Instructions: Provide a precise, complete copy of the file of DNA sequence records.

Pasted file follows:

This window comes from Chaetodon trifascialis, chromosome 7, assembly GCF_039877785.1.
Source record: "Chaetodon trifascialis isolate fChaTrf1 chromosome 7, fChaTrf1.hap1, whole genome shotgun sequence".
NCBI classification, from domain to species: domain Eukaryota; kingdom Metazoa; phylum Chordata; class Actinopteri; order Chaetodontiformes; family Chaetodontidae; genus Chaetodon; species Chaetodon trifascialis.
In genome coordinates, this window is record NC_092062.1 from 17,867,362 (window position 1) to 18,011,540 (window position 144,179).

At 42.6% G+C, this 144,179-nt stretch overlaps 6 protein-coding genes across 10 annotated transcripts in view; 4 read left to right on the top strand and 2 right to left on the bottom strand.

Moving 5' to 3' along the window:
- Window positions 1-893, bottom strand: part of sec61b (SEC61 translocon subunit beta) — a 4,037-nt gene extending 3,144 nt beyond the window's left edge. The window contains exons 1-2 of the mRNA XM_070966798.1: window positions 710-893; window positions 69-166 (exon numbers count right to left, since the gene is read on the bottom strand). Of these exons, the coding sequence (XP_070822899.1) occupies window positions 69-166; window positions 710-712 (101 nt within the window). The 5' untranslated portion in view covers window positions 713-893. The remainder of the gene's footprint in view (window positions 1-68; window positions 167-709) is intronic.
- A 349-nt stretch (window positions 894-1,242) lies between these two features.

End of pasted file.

This window comes from Chaetodon trifascialis, chromosome 7, assembly GCF_039877785.1.
Source record: "Chaetodon trifascialis isolate fChaTrf1 chromosome 7, fChaTrf1.hap1, whole genome shotgun sequence".
NCBI classification, from domain to species: domain Eukaryota; kingdom Metazoa; phylum Chordata; class Actinopteri; order Chaetodontiformes; family Chaetodontidae; genus Chaetodon; species Chaetodon trifascialis.
In genome coordinates, this window is record NC_092062.1 from 17,867,362 (window position 1) to 18,011,540 (window position 144,179).

At 42.6% G+C, this 144,179-nt stretch overlaps 6 protein-coding genes across 10 annotated transcripts in view; 4 read left to right on the top strand and 2 right to left on the bottom strand.

Moving 5' to 3' along the window:
- Window positions 1-893, bottom strand: part of sec61b (SEC61 translocon subunit beta) — a 4,037-nt gene extending 3,144 nt beyond the window's left edge. The window contains exons 1-2 of the mRNA XM_070966798.1: window positions 710-893; window positions 69-166 (exon numbers count right to left, since the gene is read on the bottom strand). Of these exons, the coding sequence (XP_070822899.1) occupies window positions 69-166; window positions 710-712 (101 nt within the window). The 5' untranslated portion in view covers window positions 713-893. The remainder of the gene's footprint in view (window positions 1-68; window positions 167-709) is intronic.
- A 349-nt stretch (window positions 894-1,242) lies between these two features.